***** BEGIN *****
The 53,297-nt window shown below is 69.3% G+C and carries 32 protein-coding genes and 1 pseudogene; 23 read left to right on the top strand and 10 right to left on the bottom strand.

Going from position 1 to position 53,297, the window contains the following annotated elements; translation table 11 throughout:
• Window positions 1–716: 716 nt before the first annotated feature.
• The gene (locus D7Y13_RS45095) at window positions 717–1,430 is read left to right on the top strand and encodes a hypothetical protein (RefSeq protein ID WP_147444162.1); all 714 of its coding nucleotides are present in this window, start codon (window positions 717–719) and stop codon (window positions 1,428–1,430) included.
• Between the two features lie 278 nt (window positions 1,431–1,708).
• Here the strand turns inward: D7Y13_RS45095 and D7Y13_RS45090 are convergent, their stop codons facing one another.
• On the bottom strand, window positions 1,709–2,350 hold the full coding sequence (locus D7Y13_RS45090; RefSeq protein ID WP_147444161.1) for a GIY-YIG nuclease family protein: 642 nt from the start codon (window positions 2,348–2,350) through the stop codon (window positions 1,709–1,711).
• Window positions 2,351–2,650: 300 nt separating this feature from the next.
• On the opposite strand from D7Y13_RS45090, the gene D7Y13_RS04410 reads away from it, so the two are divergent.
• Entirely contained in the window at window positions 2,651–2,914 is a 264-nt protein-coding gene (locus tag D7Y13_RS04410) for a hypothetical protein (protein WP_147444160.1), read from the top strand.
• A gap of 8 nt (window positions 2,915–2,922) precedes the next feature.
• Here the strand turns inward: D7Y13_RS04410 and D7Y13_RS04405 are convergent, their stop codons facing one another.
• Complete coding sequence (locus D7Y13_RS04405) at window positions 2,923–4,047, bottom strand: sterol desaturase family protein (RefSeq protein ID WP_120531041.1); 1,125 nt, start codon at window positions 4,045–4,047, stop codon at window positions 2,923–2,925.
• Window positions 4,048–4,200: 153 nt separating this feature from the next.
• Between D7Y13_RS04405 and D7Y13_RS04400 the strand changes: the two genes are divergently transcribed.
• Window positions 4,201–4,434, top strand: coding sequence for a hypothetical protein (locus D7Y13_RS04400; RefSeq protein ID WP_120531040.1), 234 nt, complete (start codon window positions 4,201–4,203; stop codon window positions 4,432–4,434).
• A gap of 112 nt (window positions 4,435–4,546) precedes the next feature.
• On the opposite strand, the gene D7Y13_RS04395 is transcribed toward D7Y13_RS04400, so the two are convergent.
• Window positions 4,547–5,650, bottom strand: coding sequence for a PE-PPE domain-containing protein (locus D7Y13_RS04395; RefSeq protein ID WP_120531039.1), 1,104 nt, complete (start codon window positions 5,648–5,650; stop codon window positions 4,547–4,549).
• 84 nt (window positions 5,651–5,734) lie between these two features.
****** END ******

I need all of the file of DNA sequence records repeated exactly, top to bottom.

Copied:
The 53,297-nt window shown below is 69.3% G+C and carries 32 protein-coding genes and 1 pseudogene; 23 read left to right on the top strand and 10 right to left on the bottom strand.

Going from position 1 to position 53,297, the window contains the following annotated elements; translation table 11 throughout:
• Window positions 1–716: 716 nt before the first annotated feature.
• The gene (locus D7Y13_RS45095) at window positions 717–1,430 is read left to right on the top strand and encodes a hypothetical protein (RefSeq protein ID WP_147444162.1); all 714 of its coding nucleotides are present in this window, start codon (window positions 717–719) and stop codon (window positions 1,428–1,430) included.
• Between the two features lie 278 nt (window positions 1,431–1,708).
• Here the strand turns inward: D7Y13_RS45095 and D7Y13_RS45090 are convergent, their stop codons facing one another.
• On the bottom strand, window positions 1,709–2,350 hold the full coding sequence (locus D7Y13_RS45090; RefSeq protein ID WP_147444161.1) for a GIY-YIG nuclease family protein: 642 nt from the start codon (window positions 2,348–2,350) through the stop codon (window positions 1,709–1,711).
• Window positions 2,351–2,650: 300 nt separating this feature from the next.
• On the opposite strand from D7Y13_RS45090, the gene D7Y13_RS04410 reads away from it, so the two are divergent.
• Entirely contained in the window at window positions 2,651–2,914 is a 264-nt protein-coding gene (locus tag D7Y13_RS04410) for a hypothetical protein (protein WP_147444160.1), read from the top strand.
• A gap of 8 nt (window positions 2,915–2,922) precedes the next feature.
• Here the strand turns inward: D7Y13_RS04410 and D7Y13_RS04405 are convergent, their stop codons facing one another.
• Complete coding sequence (locus D7Y13_RS04405) at window positions 2,923–4,047, bottom strand: sterol desaturase family protein (RefSeq protein ID WP_120531041.1); 1,125 nt, start codon at window positions 4,045–4,047, stop codon at window positions 2,923–2,925.
• Window positions 4,048–4,200: 153 nt separating this feature from the next.
• Between D7Y13_RS04405 and D7Y13_RS04400 the strand changes: the two genes are divergently transcribed.
• Window positions 4,201–4,434, top strand: coding sequence for a hypothetical protein (locus D7Y13_RS04400; RefSeq protein ID WP_120531040.1), 234 nt, complete (start codon window positions 4,201–4,203; stop codon window positions 4,432–4,434).
• A gap of 112 nt (window positions 4,435–4,546) precedes the next feature.
• On the opposite strand, the gene D7Y13_RS04395 is transcribed toward D7Y13_RS04400, so the two are convergent.
• Window positions 4,547–5,650, bottom strand: coding sequence for a PE-PPE domain-containing protein (locus D7Y13_RS04395; RefSeq protein ID WP_120531039.1), 1,104 nt, complete (start codon window positions 5,648–5,650; stop codon window positions 4,547–4,549).
• 84 nt (window positions 5,651–5,734) lie between these two features.